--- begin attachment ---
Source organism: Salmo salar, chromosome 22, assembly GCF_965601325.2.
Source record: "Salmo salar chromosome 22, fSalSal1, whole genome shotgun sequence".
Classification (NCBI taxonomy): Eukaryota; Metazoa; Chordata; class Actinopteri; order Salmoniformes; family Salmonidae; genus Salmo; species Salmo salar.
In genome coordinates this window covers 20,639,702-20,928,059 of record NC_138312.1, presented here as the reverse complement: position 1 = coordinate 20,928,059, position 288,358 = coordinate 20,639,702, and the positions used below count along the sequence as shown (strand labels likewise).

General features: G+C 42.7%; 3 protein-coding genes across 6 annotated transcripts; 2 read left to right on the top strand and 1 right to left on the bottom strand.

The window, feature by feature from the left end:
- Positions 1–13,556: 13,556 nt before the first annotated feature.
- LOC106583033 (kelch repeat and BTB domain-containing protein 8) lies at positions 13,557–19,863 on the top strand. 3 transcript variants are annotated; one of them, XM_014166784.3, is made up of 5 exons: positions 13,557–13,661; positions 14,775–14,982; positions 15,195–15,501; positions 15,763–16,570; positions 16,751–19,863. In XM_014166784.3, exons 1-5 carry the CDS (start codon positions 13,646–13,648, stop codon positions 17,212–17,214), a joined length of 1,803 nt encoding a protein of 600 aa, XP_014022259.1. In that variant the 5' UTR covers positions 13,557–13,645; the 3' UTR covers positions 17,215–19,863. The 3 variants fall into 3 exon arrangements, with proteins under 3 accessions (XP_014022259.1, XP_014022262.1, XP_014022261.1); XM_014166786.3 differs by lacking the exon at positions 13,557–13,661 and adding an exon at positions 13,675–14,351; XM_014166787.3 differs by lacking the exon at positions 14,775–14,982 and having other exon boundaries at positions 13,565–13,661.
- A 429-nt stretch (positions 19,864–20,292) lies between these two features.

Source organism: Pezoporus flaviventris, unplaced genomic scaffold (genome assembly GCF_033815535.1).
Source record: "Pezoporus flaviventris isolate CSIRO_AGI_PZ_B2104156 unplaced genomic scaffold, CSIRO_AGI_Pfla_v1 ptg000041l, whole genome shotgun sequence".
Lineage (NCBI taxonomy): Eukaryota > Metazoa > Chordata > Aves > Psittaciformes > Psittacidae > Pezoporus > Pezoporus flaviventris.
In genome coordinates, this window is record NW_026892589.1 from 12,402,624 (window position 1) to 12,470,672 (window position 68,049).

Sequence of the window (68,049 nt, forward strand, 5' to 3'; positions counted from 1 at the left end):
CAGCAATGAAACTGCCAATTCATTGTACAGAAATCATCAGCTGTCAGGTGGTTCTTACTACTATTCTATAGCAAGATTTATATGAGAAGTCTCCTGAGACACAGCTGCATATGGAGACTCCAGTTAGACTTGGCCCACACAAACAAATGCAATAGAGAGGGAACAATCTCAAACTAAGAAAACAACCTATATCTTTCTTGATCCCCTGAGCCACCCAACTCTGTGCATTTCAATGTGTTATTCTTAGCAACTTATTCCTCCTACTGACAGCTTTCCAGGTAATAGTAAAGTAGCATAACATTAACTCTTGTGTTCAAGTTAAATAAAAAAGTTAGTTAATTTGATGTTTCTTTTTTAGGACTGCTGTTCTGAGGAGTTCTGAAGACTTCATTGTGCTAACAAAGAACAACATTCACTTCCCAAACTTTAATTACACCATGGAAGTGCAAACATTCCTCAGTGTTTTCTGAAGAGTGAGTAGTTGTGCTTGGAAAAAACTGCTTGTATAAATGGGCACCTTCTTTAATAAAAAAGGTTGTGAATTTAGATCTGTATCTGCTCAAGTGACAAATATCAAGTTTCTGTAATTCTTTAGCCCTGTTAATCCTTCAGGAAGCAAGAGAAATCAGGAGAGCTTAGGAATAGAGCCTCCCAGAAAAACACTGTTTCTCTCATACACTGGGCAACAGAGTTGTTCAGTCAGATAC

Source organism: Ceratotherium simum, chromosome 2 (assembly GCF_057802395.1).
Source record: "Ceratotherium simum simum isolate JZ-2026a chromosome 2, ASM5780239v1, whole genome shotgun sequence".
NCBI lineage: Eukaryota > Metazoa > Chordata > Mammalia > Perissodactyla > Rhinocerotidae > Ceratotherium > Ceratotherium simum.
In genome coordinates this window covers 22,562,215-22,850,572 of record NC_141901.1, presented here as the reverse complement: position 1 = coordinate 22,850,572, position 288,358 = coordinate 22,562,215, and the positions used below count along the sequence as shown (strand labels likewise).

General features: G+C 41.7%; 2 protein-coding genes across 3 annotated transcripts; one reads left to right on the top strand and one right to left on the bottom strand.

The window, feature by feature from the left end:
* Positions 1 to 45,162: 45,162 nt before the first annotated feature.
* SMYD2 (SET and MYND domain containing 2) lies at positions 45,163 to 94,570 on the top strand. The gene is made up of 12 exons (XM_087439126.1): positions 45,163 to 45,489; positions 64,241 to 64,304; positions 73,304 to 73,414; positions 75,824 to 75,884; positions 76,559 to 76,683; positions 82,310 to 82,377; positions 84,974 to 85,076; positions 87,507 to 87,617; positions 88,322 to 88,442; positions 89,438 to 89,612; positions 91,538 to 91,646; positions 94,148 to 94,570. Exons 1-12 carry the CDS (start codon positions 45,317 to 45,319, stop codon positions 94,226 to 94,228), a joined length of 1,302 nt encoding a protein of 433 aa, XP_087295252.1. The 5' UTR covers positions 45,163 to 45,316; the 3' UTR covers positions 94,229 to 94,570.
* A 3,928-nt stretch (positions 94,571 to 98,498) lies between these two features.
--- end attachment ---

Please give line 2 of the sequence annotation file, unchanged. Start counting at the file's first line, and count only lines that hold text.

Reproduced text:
Source record: "Salmo salar chromosome 22, fSalSal1, whole genome shotgun sequence".